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Partnerships, Collaboration and Co-opetition: More Important Than Ever


In the simplest terms, the concept here is how a company can potentially increase both revenue and market share by executing a strategy to work with direct or indirect competitor(s) to the benefit of both, a win-win. The old Arab saying, “My enemy’s enemy is my friend” also applies. It can also be as simple as joining an ad hoc collaboration among a group of companies or a standards group to create market order and simplicity from an overcrowded and confused market. Customers invariably respond to products that provide the greatest value and paths to long-term increased value and cost reduction. Collaboration or “Co-opetition” is one of the most effective means to achieve that goal, particularly in an economic environment where “flat is the new up.”

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Tough Love From Silicon Valley For Tough Times


Heidi Roizen is a very well-known Silicon Valley venture capitalist and entrepreneur. I first met Heidi years ago at a European COMDEX event in Nice when she was still in her entrepreneurial phase. Since that time she has gone on to fund numerous startups, and is now a Partner at Draper Fischer Jurvetson. In this blog, Heidi is sounding the alarm to entrepreneurs that, as she says, the market has already turned for the worse. She has been there before and offers her sage advice to this generation of entrepreneurs on how to survive. IMHO, she is spot on.

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Krugman Joins The Chorus Urging The Return Of Big Ideas In Technology and Venture Capital


Following my recent blog posts on Reid Hoffman, COP21, and an apparent resurgence of Big Ideas in technology, a growing group of venture capitalists are resurrecting their original mission in industry and the economy. Paul Krugman of the New York Times has also noticed and offers his hope that this trend continues. Max Marmer, who wrote his now legendary 2012 Harvard Business Review article, “Reversing the Decline in Big Ideas,” has stimulated a broad rethinking on what we should be focusing. The successful landing of Space X’s Falcon 9 is a hopeful early indication that Elon Musk is one of those on the right track.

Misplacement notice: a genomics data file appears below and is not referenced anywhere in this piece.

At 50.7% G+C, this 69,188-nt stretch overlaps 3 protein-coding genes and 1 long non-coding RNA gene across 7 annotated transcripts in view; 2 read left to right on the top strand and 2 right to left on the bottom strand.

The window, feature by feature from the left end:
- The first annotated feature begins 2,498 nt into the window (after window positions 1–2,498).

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D-Wave Quantum Machine Tested by NASA and Google Shows Promise


Researchers from Google’s AI Lab say a controversial quantum machine that it and NASA have been testing since 2013 resoundingly beat a conventional computer in a series of tests. Source: Controversial Quantum Machine Tested by NASA and Google Shows Promise | MIT Technology Review Google Says It Has Proved Its Controversial Quantum Computer Really Works […]

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UBC Faculty Joins Other Prestigious Universities Calling for Fossil Fuel Divestment


The University of British Columbia is following the lead of faculty and students at Harvard University, the University of California, Stanford University and many other universities across North America. Also of note, Norway’s sovereign investment fund, the largest in the World @ $1.3 Trillion, has already made the decision to divest. The current fossil fuel market collapse and likely long term instability is prima facie evidence of the need for divestment, and to prevent further increases in carbon emissions.